When I first started teaching at a Chinese university I was immediately confused by the way they refer to students. For example, a student might introduce herself as a “2012 jí 级” student. I (mistakenly) equated that to the English “Class of 2012.” But actually it doesn’t mean she’s GRADUATING in 2012 it means she’s STARTING in 2012.
So just to set the record straight once and for all, here are the two shuōfǎ 说法 in Chinese and their (American) English meanings:
- 2012 jí 级 = Starting college in 2012 as a freshmen. Graduating in either 2015 (for zhuānkē shēng 专科生) or 2016 (for běnkē shēng 本科生)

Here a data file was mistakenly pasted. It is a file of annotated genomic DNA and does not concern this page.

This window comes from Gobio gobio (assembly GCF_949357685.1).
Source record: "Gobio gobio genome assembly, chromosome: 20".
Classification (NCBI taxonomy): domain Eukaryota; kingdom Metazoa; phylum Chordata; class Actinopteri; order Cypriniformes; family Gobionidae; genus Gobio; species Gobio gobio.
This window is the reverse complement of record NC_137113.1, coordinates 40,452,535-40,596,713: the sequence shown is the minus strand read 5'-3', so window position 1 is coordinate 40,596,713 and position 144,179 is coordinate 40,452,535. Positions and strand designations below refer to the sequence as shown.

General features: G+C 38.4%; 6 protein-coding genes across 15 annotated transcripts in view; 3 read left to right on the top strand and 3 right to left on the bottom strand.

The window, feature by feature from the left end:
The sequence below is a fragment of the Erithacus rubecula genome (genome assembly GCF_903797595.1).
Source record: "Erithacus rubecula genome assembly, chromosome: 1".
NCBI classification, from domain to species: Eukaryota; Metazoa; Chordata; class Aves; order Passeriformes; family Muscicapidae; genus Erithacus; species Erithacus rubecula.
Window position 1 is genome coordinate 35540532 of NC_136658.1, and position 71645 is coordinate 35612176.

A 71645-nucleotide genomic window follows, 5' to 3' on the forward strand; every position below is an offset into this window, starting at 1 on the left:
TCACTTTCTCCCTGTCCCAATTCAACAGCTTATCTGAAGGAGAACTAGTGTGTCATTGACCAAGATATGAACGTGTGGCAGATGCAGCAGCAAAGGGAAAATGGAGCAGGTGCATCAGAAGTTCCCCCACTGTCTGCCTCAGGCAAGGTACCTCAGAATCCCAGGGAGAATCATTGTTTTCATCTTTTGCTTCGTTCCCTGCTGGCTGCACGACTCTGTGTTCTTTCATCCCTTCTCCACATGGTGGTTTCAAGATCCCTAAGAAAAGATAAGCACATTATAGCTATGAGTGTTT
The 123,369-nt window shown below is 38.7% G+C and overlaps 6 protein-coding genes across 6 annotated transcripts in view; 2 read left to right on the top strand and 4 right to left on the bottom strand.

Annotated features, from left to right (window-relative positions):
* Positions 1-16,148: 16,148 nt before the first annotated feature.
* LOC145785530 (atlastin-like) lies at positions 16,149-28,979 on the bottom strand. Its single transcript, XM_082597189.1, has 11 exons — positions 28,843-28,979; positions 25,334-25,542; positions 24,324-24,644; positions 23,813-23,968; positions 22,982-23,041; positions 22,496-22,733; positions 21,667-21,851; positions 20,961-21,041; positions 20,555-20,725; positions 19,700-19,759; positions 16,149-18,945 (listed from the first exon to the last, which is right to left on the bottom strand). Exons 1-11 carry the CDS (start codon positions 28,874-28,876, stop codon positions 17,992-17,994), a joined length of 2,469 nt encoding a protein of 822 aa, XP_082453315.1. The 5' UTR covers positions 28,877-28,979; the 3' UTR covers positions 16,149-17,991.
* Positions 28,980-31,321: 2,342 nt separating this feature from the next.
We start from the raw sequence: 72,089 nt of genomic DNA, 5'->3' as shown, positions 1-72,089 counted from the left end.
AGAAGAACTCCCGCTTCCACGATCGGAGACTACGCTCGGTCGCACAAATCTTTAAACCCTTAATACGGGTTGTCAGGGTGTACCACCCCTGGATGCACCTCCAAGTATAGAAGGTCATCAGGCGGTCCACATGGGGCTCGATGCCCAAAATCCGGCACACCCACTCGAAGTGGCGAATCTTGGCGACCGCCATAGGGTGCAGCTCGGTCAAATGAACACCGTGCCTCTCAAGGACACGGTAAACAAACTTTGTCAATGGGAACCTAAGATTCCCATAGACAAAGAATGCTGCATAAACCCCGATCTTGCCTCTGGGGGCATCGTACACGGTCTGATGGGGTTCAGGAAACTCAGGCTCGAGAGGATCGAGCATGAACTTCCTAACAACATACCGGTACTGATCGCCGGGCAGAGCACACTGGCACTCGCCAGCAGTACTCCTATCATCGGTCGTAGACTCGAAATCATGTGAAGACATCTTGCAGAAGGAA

- 2012 jiè 届 = “Class of 2012.” Starting as a freshman whenever, but graduating in 2012.
One further complication is that “class” in English really has 3 Chinese translations:
- jiè 届 = graduating class (all students in a “year” of college).
- bān 班 = the actual class of students that stay together in a classroom for a lesson.
- jié 节 = measure word for one teaching “period” or one “class session.”
So this sentence would be much clearer in Chinese than in English:
“I taught every class in the class of 2012 two classes.”
“wǒ gěi měi gè 2012 jiè de bān shàng le liǎng jié kè”
Many times speaking with Chinese colleagues in English about “classes” results in confusion and I find that the most efficient way to clear it up is to just use the Chinese word.